Ocean waves affect an oil spill in two ways. They help carry the oil from its source to land—in this case, from the Deepwater Horizon drilling site in the Gulf of Mexico to Orange Beach on the Alabama shore—and they also churn the oil slicks into smaller globules that wash up on beaches and stick to sunbathers’ feet.
These so-called tar balls have a specific life cycle: Oil leaves the seafloor as a buoyant mixture of light and heavy hydrocarbons. In water, tar balls develop when sunlight evaporates out the more-volatile lighter hydrocarbons and the oil blobs develop a crusty shell as the oil oxidizes. The crust, which makes the tar ball “not unlike a toasted marshmallow,” as a National Oceanic and Atmospheric Administration fact sheet puts it, keeps the center of the tar ball soft. Tar balls can travel hundreds of miles, so beaches even farther from the spill may get oily visitors as well.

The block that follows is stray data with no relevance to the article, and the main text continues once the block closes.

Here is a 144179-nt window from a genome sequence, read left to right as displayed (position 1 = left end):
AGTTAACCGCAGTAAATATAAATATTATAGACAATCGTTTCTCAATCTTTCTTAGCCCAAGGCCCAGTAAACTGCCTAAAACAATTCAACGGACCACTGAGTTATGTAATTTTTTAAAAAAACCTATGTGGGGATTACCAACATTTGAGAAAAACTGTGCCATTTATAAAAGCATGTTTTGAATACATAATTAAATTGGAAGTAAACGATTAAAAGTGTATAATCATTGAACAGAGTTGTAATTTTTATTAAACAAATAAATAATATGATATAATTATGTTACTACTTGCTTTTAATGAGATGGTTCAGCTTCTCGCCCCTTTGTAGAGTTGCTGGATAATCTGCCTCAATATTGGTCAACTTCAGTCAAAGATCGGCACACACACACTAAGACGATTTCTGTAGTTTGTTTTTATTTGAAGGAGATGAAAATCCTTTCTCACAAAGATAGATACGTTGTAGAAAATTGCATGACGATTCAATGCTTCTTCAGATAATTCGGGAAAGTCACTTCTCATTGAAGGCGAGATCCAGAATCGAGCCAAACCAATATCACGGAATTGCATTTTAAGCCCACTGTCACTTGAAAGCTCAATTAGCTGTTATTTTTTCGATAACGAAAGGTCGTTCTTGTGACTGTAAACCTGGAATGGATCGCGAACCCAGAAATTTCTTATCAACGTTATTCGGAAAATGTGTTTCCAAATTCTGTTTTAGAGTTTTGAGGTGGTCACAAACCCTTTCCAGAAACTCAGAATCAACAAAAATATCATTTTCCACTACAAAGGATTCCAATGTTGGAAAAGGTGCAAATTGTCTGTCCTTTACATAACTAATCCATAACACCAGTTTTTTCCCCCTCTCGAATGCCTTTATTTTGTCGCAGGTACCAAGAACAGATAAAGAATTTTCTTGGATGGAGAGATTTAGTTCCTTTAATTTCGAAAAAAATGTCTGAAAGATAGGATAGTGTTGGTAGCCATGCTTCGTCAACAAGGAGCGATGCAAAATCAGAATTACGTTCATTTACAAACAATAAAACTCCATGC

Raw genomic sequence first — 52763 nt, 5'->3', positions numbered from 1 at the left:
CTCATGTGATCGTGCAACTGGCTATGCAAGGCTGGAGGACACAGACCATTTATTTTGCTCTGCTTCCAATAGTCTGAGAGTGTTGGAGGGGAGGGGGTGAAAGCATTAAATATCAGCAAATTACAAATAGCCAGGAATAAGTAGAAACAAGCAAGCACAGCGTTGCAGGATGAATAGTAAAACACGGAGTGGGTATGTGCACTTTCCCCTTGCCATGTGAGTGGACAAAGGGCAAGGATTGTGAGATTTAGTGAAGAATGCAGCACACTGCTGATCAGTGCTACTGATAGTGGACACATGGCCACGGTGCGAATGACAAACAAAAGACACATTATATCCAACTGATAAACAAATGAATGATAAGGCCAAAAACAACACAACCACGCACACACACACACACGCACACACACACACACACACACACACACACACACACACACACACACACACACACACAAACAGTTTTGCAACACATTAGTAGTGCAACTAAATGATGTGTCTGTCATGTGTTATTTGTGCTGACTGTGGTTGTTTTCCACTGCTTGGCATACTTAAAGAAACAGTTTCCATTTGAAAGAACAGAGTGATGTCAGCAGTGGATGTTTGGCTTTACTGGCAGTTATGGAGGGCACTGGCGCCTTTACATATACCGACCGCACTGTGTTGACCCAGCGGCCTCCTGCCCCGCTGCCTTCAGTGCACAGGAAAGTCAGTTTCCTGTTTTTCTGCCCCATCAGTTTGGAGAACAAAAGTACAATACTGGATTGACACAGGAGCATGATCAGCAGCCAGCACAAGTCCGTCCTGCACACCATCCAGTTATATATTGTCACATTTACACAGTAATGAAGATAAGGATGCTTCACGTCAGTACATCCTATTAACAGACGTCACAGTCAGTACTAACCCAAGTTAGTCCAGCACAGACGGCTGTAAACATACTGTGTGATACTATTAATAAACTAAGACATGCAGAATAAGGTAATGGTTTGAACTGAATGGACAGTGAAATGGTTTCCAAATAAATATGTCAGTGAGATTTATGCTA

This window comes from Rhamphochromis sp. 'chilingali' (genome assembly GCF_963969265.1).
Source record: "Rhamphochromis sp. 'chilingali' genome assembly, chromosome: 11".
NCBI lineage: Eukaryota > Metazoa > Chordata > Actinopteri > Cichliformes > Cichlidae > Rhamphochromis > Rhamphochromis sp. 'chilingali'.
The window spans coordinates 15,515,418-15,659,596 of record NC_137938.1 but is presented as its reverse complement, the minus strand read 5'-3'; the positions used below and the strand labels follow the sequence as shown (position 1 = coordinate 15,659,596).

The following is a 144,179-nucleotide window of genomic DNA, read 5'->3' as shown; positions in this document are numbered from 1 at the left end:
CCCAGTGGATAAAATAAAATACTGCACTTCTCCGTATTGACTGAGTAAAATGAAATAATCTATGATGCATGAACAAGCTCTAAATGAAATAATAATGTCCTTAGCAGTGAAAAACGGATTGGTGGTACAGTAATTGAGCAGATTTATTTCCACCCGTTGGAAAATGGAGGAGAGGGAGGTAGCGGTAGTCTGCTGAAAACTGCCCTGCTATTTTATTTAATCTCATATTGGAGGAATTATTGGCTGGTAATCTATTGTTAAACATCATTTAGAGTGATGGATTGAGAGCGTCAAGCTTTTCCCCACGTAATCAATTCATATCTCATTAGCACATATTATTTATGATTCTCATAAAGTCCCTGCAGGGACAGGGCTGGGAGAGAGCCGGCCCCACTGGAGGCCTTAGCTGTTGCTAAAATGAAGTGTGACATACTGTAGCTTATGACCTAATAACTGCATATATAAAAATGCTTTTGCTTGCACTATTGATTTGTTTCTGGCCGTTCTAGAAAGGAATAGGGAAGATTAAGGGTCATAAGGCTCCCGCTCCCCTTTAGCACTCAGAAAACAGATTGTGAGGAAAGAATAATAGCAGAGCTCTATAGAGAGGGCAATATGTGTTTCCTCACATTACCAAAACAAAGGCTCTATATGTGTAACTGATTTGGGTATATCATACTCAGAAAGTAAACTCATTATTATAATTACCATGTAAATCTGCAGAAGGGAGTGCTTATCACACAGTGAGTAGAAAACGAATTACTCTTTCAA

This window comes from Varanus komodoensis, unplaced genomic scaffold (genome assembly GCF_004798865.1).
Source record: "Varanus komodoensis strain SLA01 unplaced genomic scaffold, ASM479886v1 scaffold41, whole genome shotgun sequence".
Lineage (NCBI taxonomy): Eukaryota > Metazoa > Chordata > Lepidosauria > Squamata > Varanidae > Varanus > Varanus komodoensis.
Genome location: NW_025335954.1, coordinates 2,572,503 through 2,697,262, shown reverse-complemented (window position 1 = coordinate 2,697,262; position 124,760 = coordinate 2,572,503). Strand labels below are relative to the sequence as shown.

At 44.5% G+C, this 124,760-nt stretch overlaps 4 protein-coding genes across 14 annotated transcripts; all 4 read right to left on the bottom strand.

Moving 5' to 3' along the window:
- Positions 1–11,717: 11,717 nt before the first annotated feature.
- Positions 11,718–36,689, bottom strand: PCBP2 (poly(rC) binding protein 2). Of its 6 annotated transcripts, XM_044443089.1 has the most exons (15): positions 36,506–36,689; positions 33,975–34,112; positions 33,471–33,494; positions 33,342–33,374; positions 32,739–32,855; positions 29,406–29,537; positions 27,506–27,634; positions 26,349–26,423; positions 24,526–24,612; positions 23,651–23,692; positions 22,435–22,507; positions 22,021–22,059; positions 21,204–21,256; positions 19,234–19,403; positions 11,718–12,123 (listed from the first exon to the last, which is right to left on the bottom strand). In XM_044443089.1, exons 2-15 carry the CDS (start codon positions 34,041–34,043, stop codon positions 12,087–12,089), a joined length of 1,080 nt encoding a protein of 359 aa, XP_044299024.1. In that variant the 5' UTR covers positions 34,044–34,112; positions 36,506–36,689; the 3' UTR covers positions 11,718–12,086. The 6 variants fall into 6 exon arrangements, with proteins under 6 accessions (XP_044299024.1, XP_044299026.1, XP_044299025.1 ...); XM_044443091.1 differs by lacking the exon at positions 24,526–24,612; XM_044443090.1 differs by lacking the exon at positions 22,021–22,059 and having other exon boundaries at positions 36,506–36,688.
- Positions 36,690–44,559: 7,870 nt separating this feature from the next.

Five amazing, clean technologies that will set us free, in this month's energy-focused issue. Also: how to build a better bomb detector, the robotic toys that are raising your children, a human catapult, the world's smallest arcade, and much more.